We are very focused in our instructional technology department on using the iPads to create. One of the debates that you hear within instructional technology is that iPads are for content, they’re not for creating, but we have found that to be absolutely untrue.

We also were talking about the whole idea of feedback. One of the great things about formative assessments and homework is how quickly the students can get feedback about whether what they’re doing is right. That’s where we could see an advantage to sending home a device.

Then we had to think about, if we had them doing their work digitally, what were the expectations for the teachers to be monitoring what the students were doing? Then there’s the whole idea of collaborative work. Students can be collaborating on papers, teachers can be collaborating on papers with students—but one of the questions was whether we want our teachers monitoring students’ work in real time.

We have decided at this point not to send our devices home. For our elementary students, we believe the best homework for them is independent reading and Math Facts. Middle school is a harder decision, simply because they have more different types of homework. We’re finding that they were already doing some of the creative projects outside of school without us sending devices home. They were doing them on their phones, on their home computers or at the public library.

But it was important that we had this conversation. It’s the role of curriculum to make sure the device is used in a way that benefits students the most in the long run. As we go to 1-to-1 in our high schools, we will have to revisit this because homework looks totally different at that level. Having the framework there to have these discussions is important because our deployment evolves over time.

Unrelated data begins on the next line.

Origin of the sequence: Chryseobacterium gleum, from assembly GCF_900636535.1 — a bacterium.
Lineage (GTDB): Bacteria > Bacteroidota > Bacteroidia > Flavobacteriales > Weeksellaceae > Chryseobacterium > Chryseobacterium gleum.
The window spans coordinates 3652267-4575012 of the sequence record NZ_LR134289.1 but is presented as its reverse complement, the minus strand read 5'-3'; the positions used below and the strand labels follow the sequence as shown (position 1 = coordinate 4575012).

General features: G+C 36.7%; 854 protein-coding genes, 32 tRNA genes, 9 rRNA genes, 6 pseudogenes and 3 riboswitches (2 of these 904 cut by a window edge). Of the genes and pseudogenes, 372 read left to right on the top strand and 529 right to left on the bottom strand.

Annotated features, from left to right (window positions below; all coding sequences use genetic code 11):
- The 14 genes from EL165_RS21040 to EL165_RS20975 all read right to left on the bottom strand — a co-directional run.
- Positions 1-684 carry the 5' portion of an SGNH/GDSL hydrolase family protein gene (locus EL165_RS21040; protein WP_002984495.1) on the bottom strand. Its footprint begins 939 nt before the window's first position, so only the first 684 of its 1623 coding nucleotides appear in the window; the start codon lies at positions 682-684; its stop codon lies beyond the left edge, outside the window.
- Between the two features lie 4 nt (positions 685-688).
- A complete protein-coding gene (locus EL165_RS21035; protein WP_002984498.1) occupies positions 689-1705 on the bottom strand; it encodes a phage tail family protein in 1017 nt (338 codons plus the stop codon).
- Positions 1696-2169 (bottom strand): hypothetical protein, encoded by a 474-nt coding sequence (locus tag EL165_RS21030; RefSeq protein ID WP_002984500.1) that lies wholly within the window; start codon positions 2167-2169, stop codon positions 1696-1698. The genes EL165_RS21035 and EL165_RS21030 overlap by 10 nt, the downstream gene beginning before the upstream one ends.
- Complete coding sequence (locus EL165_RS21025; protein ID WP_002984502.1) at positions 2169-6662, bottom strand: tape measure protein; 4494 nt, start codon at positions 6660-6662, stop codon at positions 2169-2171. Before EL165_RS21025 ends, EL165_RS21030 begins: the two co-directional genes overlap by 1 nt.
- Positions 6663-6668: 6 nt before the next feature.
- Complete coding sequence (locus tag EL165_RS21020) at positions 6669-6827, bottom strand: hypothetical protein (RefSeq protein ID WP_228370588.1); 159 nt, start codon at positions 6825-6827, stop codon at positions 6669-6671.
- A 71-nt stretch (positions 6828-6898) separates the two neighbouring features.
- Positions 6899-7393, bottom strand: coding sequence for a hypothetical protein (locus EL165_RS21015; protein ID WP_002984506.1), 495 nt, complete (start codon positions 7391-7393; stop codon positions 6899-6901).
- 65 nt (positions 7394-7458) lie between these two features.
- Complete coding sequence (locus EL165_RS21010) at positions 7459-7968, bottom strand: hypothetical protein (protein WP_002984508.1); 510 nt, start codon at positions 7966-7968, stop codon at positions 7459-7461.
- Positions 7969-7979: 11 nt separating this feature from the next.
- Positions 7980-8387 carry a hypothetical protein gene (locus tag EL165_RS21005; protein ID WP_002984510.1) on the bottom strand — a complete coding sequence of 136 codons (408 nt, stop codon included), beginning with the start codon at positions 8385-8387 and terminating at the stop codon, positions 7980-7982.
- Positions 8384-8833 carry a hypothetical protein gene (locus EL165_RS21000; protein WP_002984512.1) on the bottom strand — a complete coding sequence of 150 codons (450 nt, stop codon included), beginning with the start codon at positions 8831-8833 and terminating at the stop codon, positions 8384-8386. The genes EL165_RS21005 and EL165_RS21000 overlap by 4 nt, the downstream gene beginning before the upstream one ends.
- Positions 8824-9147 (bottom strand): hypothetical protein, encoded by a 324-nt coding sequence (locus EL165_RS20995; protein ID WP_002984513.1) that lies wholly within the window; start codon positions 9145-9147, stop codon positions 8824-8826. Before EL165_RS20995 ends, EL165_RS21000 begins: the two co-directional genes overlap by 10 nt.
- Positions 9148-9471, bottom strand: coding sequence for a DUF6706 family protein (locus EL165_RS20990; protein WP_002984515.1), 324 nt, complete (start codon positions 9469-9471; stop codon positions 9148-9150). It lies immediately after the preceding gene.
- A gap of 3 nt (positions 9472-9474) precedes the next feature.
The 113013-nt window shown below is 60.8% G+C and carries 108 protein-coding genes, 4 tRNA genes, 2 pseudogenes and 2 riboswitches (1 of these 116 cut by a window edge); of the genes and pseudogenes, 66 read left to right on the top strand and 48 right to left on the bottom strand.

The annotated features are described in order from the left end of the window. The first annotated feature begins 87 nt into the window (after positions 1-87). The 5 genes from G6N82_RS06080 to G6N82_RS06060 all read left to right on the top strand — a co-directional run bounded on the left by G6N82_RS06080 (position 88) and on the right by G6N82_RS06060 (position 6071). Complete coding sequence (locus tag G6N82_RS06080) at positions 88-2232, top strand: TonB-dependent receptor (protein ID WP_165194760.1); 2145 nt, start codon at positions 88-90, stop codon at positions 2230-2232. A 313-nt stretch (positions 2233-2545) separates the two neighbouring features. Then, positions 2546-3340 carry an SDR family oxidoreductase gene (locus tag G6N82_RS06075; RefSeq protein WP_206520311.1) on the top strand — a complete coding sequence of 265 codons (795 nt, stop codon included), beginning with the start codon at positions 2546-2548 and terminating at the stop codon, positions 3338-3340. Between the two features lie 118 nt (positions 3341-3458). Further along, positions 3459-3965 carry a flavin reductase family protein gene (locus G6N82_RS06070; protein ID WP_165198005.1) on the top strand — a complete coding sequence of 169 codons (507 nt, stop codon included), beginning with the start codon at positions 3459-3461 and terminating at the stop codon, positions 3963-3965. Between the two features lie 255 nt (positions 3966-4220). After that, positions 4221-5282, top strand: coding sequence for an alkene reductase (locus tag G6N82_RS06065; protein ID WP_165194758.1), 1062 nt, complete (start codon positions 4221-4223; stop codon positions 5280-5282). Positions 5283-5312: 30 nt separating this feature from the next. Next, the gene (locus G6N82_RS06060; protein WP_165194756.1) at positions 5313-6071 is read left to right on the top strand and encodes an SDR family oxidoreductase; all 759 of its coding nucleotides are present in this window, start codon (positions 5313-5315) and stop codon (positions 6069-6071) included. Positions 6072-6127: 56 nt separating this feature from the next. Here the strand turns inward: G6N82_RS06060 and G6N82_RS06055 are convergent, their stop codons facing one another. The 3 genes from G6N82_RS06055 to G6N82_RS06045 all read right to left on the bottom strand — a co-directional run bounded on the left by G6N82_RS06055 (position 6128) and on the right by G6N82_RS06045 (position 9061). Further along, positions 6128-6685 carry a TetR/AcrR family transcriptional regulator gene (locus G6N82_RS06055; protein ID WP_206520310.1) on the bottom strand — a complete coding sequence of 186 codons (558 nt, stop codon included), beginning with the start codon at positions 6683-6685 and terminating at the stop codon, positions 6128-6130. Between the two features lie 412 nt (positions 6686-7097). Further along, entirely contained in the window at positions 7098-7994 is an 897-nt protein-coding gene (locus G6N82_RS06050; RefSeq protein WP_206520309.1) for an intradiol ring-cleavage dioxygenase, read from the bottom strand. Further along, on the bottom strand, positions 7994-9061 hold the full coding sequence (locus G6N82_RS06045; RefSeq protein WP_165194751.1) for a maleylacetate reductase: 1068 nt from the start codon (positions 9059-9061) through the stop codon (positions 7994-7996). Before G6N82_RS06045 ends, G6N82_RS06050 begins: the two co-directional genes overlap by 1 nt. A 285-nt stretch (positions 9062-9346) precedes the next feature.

This approach allows us to make the best choices for our students based not only on our district’s finances, but also based on the curriculum and our student needs, and our students’ home lives. Many parents were nervous when we talked about the idea of students taking the iPads home. Some were afraid for their second-grader to take an iPad on the bus, or to walk home four blocks from the school with an iPad in their backpack, or to take it to day care. There are lots of different things we had to think through, and it’s constantly changing, but we’re excited about where we are.

Davis: One of the things we focus on at LocknCharge is effective ways of partnering with districts to help them through solving challenges in their mobile device deployments, whether they’re at the beginning of a deployment, fully deployed or somewhere in between. This includes looking at several factors to ensure your device deployments go smoothly. Are the devices going to stay at school or go home, or will there be a combination? Each deployment will be a little different, and you may need some different options to accommodate that.

By walking through some of these key questions, we can help design the infrastructure that’s needed to help you make your deployment go smoothly. Often infrastructure plays second fiddle to curriculum and finance deployments of a technology plan, but our experience is that it plays a critical role in enabling a deployment and having a successful rollout. 

To watch this web seminar in its entirety, please visit: www.districtadministration.com/ws110916